A range of initiatives for social workers aim to improve understanding of the problem

The scale of self-harm among young people is beyond worrying: a study published recently found that almost one in four girls aged 14 self-harmed in the past year. In the same month, the NHS reported that the number of girls aged under 18 admitted to hospital in England after self-harming had nearly doubled in the past 20 years.

Dig into what’s driving this crisis and experts working in children’s mental health will flag up a range of factors. “Part of the blame is down to higher demands from society,” argues Dr Maite Ferrin, a locum consultant psychiatrist at Haringey Child and Adolescent Mental Health Service. “Young people are being asked to be successful and good-looking and show that life is perfect [on social media].” Another alarming reason is peer pressure. “There’s a tendency for some [young] people to self-harm as a way to fit into a group because the rest of the peer are self-harming,” says Ferrin, who also works at Re:Cognition Health.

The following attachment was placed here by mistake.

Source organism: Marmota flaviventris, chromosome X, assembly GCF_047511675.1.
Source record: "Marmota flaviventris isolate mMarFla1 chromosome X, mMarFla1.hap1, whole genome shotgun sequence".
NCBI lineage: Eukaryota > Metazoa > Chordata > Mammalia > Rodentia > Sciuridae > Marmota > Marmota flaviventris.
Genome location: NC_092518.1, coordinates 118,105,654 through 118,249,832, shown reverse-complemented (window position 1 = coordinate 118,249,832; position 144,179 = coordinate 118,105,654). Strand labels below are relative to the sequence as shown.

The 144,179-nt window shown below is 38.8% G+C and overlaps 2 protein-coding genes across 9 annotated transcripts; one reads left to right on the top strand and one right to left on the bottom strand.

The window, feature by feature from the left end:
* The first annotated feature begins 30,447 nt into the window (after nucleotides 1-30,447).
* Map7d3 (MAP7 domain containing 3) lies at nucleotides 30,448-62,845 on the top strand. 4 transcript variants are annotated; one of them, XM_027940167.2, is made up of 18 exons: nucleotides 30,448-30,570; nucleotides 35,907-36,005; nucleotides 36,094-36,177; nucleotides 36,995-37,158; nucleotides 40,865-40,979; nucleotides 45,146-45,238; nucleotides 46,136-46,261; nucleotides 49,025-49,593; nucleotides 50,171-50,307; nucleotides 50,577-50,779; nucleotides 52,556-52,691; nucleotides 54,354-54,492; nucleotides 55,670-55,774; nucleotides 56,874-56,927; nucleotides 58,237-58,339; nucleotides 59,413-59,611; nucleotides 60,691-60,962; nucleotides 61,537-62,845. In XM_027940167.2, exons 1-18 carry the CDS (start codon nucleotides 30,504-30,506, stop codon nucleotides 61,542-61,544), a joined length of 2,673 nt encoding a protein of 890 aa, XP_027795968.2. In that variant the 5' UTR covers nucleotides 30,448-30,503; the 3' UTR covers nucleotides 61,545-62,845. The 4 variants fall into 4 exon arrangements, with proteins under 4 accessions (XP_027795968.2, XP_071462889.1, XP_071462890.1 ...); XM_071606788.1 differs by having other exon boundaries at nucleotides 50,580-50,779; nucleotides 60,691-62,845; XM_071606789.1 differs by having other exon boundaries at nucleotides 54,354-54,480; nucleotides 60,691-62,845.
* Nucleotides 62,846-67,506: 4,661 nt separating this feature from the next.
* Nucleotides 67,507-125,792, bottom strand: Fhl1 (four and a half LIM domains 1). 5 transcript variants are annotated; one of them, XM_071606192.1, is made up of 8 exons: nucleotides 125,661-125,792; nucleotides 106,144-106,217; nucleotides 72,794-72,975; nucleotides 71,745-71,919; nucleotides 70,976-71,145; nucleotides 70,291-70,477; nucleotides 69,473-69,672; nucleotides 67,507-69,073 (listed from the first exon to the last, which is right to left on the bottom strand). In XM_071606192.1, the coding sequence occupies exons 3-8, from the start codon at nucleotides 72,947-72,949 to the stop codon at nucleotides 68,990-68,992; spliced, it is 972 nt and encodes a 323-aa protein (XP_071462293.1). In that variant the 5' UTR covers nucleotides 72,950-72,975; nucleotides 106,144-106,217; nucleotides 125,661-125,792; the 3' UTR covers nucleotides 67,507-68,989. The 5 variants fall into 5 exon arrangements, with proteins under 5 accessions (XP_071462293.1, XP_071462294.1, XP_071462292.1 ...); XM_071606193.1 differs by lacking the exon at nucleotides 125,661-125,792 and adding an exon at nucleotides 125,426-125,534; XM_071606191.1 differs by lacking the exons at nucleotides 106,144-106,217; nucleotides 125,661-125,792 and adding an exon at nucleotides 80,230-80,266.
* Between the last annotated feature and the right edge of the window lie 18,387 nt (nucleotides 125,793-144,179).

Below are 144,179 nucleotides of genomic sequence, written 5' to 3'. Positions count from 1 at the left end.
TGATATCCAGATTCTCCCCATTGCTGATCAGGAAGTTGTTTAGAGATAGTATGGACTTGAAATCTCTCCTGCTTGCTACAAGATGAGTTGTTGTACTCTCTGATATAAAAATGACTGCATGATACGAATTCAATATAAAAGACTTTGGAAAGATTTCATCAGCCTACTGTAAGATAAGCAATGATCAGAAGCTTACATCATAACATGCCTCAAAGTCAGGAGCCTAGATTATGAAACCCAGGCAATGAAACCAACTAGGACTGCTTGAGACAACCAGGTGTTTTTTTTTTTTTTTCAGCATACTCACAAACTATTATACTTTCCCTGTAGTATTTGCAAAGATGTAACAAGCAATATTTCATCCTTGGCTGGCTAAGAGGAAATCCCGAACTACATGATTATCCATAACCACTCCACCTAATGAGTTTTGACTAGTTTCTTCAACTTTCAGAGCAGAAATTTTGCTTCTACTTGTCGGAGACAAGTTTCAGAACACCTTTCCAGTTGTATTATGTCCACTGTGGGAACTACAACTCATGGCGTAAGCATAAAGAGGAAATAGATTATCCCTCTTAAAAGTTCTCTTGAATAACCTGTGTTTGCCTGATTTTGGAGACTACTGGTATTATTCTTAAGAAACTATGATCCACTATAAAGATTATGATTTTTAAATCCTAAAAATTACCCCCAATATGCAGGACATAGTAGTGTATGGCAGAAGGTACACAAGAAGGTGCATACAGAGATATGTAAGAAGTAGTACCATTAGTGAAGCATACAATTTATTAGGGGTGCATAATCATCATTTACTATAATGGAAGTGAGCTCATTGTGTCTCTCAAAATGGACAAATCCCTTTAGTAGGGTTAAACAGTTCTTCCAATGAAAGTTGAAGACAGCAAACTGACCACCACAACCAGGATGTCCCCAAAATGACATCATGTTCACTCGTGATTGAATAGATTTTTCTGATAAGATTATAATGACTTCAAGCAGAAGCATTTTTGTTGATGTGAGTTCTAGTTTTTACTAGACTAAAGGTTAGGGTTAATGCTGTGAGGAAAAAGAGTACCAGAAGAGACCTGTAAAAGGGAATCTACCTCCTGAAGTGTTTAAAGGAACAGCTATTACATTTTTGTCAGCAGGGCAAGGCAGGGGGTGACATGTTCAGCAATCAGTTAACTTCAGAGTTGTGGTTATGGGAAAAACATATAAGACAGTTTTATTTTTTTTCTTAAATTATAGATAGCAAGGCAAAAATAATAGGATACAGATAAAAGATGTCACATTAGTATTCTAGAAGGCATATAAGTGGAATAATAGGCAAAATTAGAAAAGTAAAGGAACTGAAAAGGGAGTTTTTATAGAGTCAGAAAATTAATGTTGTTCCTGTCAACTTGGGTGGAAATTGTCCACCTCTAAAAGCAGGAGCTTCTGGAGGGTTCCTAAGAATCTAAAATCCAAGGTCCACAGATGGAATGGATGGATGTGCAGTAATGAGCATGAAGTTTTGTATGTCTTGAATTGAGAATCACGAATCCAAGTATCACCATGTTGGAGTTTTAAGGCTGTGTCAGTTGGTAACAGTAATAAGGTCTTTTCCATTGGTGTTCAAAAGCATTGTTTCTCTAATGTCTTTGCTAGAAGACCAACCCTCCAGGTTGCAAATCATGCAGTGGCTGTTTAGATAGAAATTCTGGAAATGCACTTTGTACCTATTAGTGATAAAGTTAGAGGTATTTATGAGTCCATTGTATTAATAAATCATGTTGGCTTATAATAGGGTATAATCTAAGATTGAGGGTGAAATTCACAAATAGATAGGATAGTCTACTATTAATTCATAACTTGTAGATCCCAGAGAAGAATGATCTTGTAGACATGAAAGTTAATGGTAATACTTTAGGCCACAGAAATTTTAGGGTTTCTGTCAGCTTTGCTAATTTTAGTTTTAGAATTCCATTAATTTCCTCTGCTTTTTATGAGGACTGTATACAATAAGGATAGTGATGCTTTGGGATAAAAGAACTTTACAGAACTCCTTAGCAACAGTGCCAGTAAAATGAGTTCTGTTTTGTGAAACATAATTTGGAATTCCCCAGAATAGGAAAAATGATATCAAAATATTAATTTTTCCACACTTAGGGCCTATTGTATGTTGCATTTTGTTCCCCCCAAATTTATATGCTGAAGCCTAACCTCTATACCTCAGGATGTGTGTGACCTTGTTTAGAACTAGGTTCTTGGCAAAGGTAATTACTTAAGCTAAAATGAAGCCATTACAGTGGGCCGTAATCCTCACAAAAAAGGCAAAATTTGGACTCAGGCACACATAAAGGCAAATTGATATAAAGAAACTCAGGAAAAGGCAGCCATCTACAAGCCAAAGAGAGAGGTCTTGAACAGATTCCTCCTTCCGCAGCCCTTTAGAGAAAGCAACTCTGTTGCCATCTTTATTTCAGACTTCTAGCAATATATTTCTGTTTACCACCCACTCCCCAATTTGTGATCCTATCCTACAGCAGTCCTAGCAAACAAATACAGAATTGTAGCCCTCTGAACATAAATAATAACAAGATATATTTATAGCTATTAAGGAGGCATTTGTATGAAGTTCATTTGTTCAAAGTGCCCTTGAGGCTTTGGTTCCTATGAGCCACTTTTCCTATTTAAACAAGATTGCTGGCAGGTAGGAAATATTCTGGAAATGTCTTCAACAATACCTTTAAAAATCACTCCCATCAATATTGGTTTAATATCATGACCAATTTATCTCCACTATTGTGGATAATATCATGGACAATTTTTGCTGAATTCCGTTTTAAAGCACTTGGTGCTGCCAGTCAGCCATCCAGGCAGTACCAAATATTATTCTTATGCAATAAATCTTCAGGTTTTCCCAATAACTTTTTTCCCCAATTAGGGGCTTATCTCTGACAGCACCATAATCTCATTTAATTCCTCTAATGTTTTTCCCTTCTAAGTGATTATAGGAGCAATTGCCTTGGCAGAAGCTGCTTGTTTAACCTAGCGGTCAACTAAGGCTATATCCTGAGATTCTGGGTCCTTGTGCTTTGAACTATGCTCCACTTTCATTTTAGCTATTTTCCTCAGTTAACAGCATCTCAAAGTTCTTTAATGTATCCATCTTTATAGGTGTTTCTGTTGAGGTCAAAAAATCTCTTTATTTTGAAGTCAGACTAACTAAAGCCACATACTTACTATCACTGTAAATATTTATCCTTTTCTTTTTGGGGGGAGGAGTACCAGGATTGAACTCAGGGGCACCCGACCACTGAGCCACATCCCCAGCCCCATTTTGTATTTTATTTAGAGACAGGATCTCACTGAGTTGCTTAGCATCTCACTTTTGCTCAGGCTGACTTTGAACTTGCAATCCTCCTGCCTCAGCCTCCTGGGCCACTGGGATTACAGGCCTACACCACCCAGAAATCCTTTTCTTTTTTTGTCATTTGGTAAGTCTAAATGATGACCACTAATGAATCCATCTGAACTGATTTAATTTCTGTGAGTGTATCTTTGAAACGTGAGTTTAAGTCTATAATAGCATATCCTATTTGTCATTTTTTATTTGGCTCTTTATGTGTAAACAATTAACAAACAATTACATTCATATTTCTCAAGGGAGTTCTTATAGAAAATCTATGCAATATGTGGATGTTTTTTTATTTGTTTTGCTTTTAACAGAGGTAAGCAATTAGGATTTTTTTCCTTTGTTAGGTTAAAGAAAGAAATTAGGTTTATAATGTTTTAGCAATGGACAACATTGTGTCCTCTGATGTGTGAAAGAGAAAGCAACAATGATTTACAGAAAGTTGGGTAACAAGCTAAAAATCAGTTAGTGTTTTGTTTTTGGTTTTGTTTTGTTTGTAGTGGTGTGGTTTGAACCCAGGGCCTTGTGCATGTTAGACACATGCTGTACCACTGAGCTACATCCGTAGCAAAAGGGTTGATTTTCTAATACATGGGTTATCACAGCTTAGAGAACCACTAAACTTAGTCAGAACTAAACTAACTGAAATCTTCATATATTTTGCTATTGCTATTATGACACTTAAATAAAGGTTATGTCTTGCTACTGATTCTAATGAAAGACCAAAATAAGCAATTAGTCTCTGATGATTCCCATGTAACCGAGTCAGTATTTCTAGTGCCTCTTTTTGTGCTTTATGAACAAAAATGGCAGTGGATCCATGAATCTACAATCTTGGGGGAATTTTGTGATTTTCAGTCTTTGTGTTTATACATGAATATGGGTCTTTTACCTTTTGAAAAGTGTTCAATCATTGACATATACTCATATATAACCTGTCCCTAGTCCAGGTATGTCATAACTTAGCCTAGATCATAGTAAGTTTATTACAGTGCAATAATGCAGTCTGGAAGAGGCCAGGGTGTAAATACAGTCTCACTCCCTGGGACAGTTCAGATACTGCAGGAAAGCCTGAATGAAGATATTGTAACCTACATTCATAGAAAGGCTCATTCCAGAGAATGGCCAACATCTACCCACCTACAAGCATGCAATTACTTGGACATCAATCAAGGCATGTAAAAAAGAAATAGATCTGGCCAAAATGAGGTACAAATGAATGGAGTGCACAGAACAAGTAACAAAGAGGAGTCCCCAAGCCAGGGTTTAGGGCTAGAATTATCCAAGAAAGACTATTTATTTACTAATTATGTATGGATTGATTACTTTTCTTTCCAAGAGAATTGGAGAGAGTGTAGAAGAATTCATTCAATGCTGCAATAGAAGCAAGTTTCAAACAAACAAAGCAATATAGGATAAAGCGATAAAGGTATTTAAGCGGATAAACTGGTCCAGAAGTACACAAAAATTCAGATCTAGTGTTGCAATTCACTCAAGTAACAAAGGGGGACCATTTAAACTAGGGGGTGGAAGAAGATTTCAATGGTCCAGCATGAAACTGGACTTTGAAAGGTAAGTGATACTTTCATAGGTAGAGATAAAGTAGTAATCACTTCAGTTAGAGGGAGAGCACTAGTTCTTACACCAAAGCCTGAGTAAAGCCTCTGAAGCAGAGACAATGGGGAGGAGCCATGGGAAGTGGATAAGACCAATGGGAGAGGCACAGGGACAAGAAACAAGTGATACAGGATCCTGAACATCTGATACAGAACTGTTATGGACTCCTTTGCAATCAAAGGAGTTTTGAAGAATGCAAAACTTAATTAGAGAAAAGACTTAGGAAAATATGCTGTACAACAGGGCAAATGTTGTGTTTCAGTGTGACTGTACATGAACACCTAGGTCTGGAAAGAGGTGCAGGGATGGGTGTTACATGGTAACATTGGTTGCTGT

Related: Children face mental health epidemic, say teachers

The vast majority of young people involved in self-harming behaviours will not be...


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Mental health is a level of psychological well-being, or an absence of a mental disorder; it is the "psychological state of someone who is functioning at a satisfactory level of emotional and behavioral adjustment".

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17 November 2018